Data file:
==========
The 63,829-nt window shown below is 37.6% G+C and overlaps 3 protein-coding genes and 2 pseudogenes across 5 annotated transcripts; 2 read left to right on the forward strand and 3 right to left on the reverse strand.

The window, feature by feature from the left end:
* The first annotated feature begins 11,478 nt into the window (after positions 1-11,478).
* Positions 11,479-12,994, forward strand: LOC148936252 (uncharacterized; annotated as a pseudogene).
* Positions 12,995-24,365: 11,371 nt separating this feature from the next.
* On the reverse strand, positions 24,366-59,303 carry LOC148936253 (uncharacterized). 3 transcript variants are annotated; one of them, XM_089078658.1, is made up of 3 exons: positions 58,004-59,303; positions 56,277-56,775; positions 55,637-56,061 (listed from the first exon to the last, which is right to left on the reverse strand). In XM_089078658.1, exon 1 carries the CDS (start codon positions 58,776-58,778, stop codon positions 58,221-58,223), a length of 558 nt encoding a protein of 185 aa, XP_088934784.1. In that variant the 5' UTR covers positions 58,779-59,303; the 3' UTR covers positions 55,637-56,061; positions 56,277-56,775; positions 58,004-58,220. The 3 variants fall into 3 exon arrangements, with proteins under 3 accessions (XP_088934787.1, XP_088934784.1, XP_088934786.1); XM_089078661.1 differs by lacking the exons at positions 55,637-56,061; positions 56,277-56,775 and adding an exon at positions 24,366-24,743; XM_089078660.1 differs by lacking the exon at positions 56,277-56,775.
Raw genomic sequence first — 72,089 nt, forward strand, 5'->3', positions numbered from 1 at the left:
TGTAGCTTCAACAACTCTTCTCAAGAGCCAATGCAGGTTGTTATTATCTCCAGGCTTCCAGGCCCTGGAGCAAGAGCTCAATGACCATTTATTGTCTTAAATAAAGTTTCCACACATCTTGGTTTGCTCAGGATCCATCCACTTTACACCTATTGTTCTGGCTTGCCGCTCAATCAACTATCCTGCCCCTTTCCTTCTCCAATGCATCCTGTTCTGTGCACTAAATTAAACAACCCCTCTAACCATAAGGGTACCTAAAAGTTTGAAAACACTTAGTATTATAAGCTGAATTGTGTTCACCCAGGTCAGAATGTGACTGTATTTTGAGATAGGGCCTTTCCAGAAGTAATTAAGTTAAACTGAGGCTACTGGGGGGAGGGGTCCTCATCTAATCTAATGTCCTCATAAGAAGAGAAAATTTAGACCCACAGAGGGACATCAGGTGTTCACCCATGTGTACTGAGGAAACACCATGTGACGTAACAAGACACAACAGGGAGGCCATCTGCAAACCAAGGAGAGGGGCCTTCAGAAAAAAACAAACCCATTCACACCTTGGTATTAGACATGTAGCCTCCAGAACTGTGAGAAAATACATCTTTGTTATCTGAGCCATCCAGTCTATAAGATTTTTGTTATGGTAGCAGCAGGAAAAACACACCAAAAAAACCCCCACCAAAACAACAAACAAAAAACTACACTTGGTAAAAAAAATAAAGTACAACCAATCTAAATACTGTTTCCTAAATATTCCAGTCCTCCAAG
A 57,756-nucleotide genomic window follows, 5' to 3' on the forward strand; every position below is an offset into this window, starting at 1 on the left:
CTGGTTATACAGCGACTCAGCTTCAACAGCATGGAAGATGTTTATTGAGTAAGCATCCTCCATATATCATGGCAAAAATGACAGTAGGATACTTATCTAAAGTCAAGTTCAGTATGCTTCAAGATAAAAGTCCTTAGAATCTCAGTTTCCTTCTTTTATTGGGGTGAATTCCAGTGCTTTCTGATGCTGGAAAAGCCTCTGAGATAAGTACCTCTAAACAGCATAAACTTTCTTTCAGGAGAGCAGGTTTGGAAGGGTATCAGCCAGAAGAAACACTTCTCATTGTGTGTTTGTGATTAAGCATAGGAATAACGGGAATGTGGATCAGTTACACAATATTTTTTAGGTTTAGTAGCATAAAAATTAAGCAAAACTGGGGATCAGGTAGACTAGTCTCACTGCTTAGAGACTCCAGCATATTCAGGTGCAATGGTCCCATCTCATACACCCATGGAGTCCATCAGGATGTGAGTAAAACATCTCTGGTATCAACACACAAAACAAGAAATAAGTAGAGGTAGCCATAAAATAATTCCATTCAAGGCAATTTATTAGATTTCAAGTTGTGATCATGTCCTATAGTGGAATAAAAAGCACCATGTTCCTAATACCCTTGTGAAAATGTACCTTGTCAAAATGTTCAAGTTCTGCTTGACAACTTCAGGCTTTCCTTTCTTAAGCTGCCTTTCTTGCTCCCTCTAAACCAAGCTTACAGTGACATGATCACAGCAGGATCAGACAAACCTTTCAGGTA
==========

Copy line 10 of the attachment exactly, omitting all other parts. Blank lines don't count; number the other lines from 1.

CTGGTTATACAGCGACTCAGCTTCAACAGCATGGAAGATGTTTATTGAGTAAGCATCCTCCATATATCATGGCAAAAATGACAGTAGGATACTTATCTAAAGTCAAGTTCAGTATGCTTCAAGATAAAAGTCCTTAGAATCTCAGTTTCCTTCTTTTATTGGGGTGAATTCCAGTGCTTTCTGATGCTGGAAAAGCCTCTGAGATAAGTACCTCTAAACAGCATAAACTTTCTTTCAGGAGAGCAGGTTTGGAAGGGTATCAGCCAGAAGAAACACTTCTCATTGTGTGTTTGTGATTAAGCATAGGAATAACGGGAATGTGGATCAGTTACACAATATTTTTTAGGTTTAGTAGCATAAAAATTAAGCAAAACTGGGGATCAGGTAGACTAGTCTCACTGCTTAGAGACTCCAGCATATTCAGGTGCAATGGTCCCATCTCATACACCCATGGAGTCCATCAGGATGTGAGTAAAACATCTCTGGTATCAACACACAAAACAAGAAATAAGTAGAGGTAGCCATAAAATAATTCCATTCAAGGCAATTTATTAGATTTCAAGTTGTGATCATGTCCTATAGTGGAATAAAAAGCACCATGTTCCTAATACCCTTGTGAAAATGTACCTTGTCAAAATGTTCAAGTTCTGCTTGACAACTTCAGGCTTTCCTTTCTTAAGCTGCCTTTCTTGCTCCCTCTAAACCAAGCTTACAGTGACATGATCACAGCAGGATCAGACAAACCTTTCAGGTA